So. Maybe this is totally unanswerable, but is there a name for that? That type of person that has a propensity towards this behavior? Anyone know what the heck I'm talking about?
posted by Quidam to Grab Bag (30 answers total) 5 users marked this as a favorite
posted by burnmp3s at 4:14 PM on July 7, 2008

Otaku, "a Japanese term used to refer to people with obsessive interests, particularly anime and manga."
posted by Foci for Analysis at 4:14 PM on July 7, 2008 [1 favorite]

Otaku. Geek. Nerd.
posted by damn dirty ape at 4:15 PM on July 7, 2008

Otaku if you're Japanese. Fanboy comes closest in the USA I think. Just "fan" works in some contexts but there is, of course, room for misunderstanding.
posted by Justinian at 4:18 PM on July 7, 2008

I call them superfans.
posted by jessamyn at 4:22 PM on July 7, 2008

"Geek" is the all-purpose term for someone who gets obsessive. about anything. My friend Scott watched me and my friend Rich discussing baseball cards and when we looked up sheepishly, said "Everybody's a geek for something."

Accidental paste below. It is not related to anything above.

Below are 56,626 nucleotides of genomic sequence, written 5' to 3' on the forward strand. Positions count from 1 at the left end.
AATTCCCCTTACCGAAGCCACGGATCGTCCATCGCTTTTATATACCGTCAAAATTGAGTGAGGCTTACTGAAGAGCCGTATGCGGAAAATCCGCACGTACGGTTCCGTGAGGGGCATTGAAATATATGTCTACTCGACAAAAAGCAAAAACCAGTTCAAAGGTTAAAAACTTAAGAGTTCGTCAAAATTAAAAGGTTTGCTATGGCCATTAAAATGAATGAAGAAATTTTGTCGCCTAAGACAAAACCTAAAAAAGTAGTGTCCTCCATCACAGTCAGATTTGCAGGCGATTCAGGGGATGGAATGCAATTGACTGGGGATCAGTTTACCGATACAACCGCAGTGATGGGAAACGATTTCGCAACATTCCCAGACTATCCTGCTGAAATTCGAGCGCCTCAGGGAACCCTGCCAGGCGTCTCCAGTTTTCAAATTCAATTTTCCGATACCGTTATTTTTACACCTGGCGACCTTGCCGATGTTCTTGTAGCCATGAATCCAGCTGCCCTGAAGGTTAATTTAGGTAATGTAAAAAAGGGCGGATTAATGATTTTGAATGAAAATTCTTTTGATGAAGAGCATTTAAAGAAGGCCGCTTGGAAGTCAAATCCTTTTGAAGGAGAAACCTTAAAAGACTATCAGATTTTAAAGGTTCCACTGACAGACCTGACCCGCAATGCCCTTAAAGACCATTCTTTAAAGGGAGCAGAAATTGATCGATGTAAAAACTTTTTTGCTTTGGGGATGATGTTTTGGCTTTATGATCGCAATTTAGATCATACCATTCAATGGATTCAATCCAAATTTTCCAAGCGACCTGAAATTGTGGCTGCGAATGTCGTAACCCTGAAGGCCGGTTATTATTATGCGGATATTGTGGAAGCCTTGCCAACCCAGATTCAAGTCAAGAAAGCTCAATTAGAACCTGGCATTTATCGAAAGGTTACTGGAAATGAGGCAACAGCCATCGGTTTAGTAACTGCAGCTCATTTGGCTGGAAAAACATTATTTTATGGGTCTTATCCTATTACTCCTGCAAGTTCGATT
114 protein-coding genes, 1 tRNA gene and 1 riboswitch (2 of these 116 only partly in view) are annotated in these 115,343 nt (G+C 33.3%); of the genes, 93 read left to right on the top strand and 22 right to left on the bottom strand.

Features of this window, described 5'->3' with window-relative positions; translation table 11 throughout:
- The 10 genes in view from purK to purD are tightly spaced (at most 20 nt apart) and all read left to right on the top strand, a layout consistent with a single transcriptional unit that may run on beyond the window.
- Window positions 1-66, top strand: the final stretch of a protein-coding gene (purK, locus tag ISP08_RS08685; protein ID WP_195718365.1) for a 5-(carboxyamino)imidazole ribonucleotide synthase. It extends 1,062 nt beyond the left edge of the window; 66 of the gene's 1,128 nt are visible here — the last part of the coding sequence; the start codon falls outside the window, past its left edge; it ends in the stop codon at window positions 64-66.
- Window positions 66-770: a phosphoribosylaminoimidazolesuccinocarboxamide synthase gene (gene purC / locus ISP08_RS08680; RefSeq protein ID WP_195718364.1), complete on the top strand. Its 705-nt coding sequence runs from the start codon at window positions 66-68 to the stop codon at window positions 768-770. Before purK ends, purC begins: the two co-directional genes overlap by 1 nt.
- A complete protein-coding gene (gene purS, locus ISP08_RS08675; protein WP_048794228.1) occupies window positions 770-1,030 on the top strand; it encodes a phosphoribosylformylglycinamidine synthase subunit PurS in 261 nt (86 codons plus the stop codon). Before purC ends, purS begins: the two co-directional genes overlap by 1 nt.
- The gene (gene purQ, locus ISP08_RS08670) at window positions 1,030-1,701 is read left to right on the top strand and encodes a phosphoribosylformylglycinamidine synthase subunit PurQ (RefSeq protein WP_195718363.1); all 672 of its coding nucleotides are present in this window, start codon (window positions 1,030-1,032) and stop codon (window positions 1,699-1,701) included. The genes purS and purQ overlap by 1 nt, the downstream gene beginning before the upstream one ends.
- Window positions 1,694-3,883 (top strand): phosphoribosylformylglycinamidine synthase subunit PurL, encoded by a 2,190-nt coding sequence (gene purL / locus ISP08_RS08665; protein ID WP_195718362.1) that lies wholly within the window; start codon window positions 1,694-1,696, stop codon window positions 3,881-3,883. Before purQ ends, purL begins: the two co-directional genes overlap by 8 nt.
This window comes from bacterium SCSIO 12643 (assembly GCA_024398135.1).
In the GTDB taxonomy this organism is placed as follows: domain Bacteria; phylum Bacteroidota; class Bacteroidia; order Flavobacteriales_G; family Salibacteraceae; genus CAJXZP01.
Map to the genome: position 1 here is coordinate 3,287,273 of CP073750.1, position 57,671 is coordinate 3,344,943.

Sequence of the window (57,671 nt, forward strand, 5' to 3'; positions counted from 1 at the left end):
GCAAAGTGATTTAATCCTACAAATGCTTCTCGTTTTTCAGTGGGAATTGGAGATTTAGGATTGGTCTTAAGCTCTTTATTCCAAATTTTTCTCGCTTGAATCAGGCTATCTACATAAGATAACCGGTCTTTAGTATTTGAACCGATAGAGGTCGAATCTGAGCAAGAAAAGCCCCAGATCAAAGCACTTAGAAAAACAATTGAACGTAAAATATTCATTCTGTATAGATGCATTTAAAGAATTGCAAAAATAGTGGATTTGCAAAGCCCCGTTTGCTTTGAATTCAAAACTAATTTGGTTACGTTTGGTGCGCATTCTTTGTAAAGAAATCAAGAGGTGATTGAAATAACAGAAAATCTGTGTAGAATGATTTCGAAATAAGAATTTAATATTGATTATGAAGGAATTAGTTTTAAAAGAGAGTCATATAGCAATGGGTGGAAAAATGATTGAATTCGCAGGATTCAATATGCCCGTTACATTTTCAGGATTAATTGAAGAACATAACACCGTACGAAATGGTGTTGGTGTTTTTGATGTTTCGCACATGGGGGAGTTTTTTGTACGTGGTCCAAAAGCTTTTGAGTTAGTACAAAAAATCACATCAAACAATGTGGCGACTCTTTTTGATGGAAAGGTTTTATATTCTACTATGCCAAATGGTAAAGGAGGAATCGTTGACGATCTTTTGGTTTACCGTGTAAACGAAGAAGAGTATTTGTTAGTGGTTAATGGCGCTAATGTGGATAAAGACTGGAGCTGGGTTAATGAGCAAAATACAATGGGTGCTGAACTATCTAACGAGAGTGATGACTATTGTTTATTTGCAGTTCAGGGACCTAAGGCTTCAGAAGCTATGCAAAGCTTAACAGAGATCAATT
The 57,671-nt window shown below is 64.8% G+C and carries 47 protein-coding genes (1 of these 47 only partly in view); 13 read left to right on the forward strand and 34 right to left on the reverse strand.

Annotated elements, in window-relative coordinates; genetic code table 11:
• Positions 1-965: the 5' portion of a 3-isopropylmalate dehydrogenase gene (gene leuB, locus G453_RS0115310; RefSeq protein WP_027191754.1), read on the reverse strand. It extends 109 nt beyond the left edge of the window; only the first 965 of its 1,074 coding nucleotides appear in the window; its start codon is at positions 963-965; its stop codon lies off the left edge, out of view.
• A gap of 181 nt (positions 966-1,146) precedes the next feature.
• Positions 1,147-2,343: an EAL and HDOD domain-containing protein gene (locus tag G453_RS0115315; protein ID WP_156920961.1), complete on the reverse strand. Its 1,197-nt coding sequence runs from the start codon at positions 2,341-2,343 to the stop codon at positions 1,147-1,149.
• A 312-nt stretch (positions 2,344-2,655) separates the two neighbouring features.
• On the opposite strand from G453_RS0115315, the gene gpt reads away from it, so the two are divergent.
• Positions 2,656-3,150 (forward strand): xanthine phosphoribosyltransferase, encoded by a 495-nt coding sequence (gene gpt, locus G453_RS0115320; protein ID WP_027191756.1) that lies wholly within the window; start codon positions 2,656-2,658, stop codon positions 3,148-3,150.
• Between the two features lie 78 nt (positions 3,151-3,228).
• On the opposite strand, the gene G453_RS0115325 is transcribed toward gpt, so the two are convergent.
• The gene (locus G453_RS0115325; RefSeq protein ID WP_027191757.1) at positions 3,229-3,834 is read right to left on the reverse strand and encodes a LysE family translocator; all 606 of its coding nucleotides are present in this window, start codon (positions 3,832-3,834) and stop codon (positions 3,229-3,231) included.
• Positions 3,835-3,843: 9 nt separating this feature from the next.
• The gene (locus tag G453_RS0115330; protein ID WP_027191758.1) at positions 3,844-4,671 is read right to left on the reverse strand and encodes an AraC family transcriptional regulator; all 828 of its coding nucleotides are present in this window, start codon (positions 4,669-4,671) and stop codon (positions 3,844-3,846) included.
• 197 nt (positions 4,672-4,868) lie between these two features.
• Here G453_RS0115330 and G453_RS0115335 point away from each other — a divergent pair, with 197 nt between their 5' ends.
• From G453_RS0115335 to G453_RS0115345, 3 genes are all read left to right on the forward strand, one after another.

That says it all.
posted by jonmc at 4:22 PM on July 7, 2008

posted by meehawl at 4:23 PM on July 7, 2008

Pfft. I take umbrage over the terms Nerd or Geek being used to refer to those obviously deranged individuals. I am a proud Nerd-Geek and I could wax outraged about this but I'm off to add this to my game room.

Freaks, the lot of them.

*Steps of soapbox* I've always referred to folks like that as Otaku. Makes you sound like a suitably educated Nerd-Geek to boot.
posted by elendil71 at 4:23 PM on July 7, 2008

anorak, a british term that i adore.
posted by rmd1023 at 4:27 PM on July 7, 2008

I take umbrage over the terms Nerd or Geek being used to refer to those obviously deranged individuals. I am a proud Nerd-Geek

Taking umbrage over a term for a subculture is very un-geek. Part of being a geek is not caring what people think.
posted by jonmc at 4:27 PM on July 7, 2008 [1 favorite]